In both of these cases, the Chinese faced legal oppression, and violence. These cases show that despite their discriminatory nature, in that they made the Chinese out to be slaves, criminals, and even, enemies of the state, the laws passed and the deportations ordered were supported by the United States and Mexico’s sovereign right to determine who could and could not come to their nation, who counted as a citizen, and their ability to control their borders. They also show that by bypassing these laws, through undocumented immigration, facing them in court, or hiding, the Chinese resisted the sovereignty of the two nations. The American case can double as Women’s history because of the women who were barred from entry by the Page Law, and the fact that law led to a great many Chinese women who were not prostitutes being classified as such. By telling these people’s story Chinese Mexicans makes it known what Chinese immigrants were forced to endure, how they reacted, and shows how their actions and experiences enriched the historiography of the U.S.-Mexico Borderlands.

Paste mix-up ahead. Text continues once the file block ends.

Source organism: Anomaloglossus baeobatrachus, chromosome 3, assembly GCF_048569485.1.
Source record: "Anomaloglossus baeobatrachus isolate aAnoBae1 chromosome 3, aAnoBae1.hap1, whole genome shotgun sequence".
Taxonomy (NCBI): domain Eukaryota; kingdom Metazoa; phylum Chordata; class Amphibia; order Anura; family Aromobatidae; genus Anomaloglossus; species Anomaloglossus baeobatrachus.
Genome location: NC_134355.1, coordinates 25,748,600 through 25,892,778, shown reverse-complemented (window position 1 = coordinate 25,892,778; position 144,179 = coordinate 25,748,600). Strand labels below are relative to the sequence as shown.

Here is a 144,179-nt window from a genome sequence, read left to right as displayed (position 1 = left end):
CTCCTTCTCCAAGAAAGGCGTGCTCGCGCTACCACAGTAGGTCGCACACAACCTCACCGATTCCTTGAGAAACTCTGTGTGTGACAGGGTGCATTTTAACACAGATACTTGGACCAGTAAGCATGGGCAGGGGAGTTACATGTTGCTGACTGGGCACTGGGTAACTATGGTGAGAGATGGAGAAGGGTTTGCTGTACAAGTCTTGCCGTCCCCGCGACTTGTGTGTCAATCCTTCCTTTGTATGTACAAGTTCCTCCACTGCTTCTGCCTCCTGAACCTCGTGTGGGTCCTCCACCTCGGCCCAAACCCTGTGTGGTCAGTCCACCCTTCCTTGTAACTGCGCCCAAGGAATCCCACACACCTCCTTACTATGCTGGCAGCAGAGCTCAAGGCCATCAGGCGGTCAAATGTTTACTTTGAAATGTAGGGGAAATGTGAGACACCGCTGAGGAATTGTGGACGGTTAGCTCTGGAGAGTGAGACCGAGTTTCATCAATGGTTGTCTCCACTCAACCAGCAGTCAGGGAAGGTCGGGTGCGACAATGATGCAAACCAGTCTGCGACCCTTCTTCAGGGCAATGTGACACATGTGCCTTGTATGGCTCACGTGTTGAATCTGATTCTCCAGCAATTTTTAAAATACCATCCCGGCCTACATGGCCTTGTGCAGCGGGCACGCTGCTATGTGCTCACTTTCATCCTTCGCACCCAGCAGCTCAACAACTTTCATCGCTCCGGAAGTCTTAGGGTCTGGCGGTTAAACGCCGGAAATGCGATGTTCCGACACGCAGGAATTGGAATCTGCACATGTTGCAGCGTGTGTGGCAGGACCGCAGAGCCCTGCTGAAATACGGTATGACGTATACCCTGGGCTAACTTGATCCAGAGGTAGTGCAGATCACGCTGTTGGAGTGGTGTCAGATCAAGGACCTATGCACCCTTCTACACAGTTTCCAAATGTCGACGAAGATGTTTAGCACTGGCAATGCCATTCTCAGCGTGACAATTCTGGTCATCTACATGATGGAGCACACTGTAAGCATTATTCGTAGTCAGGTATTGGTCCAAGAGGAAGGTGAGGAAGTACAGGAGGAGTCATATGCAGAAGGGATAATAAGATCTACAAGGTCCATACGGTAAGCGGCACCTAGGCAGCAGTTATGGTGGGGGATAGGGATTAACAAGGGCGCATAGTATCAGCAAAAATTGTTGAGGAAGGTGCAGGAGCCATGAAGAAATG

The Chinese are also mentioned in Imaginary Lines. Chapter One quotes California Senator John Miller, who argued that overpopulated conditions in China had created workers who had become, “by long training and heredity…automatic engines of flesh and blood…with such marvelous frame and digestive apparatus that they can dispense with the comforts of shelter and subsist on the refuse of other men.” It also quoted a memorial to Congress issued by the California State Senate, which stated, “We find one-sixth of our entire population composed of Chinese coolies, not voluntary, but, by the unalterable structure of their intellectual being, voluntary slaves.” These quotes offer an image of the discrimination that lead to the laws that barred the Chinese from the U.S. To get an idea of the discrimination that the Chinese faced, leading up to the expulsions, look again to Chinese Mexicans. On p. 43, one will find a drawing from Jose Angel Espinoza’s, El Ejemplo de Sonora, entitled “Mexicano.” The image is of a Mexican official speaking to a crowd of Mexican workers. The speaker is saying, “Mexican man: Of every peso you spend buying from a Chinaman, fifty cents go to Shanghai and the other fifty keeps you in chains and prostitutes the women of your race!!!” There is also a caption on the drawing credited to Jose Maria Arana, which reads, “…and those who do not hear my words will lament tomorrow the agony of the Motherland we failed to defend.” Reading statements such as these, and seeing such an image, leads one to believe that the Chinese had many good reasons to resist the sovereignty of both the United States and Mexico, as the laws passed against them, the judgments made about them, and the physical actions taken against them were based on paranoia, racism, and economic jealousy, none of which excuse being so crude to a person, let alone an entire group of people. It seems that their successes and resistance were used as the reasons, in both cases, to make them a target. Their ingenuity and good business sense and willingness to press the boundaries would have made for a rigorous competition with both white and Mexican business interests, as well as, with the United States and Mexican governments. The willingness of poorer Chinese laborers to take jobs with very little pay would have undercut both white and Mexican wage laborers. This shows that the Chinese also played a big role in the history of the U.S.-Mexico Borderlands, despite their relative obscurity in popular culture. These books taking the time to mention their struggles challenges that obscurity.